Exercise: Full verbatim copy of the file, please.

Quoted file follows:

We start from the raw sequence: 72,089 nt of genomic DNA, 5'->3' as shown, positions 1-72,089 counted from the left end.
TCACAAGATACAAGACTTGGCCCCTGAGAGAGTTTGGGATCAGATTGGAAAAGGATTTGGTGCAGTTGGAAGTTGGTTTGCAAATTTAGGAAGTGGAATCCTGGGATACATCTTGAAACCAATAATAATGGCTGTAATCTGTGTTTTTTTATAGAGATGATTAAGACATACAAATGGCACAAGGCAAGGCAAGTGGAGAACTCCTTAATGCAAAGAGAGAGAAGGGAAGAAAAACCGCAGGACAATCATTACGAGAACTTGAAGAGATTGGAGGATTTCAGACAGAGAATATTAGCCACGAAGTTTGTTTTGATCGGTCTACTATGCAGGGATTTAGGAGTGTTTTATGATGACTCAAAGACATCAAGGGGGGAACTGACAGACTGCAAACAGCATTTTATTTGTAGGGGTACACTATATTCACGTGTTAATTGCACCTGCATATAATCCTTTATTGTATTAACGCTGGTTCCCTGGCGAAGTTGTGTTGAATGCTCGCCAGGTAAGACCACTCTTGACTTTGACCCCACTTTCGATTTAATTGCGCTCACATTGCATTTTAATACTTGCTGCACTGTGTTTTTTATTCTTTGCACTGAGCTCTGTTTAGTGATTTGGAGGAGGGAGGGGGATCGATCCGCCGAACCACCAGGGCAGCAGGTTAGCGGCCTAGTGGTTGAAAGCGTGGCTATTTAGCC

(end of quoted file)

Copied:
We start from the raw sequence: 72,089 nt of genomic DNA, 5'->3' as shown, positions 1-72,089 counted from the left end.
TCACAAGATACAAGACTTGGCCCCTGAGAGAGTTTGGGATCAGATTGGAAAAGGATTTGGTGCAGTTGGAAGTTGGTTTGCAAATTTAGGAAGTGGAATCCTGGGATACATCTTGAAACCAATAATAATGGCTGTAATCTGTGTTTTTTTATAGAGATGATTAAGACATACAAATGGCACAAGGCAAGGCAAGTGGAGAACTCCTTAATGCAAAGAGAGAGAAGGGAAGAAAAACCGCAGGACAATCATTACGAGAACTTGAAGAGATTGGAGGATTTCAGACAGAGAATATTAGCCACGAAGTTTGTTTTGATCGGTCTACTATGCAGGGATTTAGGAGTGTTTTATGATGACTCAAAGACATCAAGGGGGGAACTGACAGACTGCAAACAGCATTTTATTTGTAGGGGTACACTATATTCACGTGTTAATTGCACCTGCATATAATCCTTTATTGTATTAACGCTGGTTCCCTGGCGAAGTTGTGTTGAATGCTCGCCAGGTAAGACCACTCTTGACTTTGACCCCACTTTCGATTTAATTGCGCTCACATTGCATTTTAATACTTGCTGCACTGTGTTTTTTATTCTTTGCACTGAGCTCTGTTTAGTGATTTGGAGGAGGGAGGGGGATCGATCCGCCGAACCACCAGGGCAGCAGGTTAGCGGCCTAGTGGTTGAAAGCGTGGCTATTTAGCC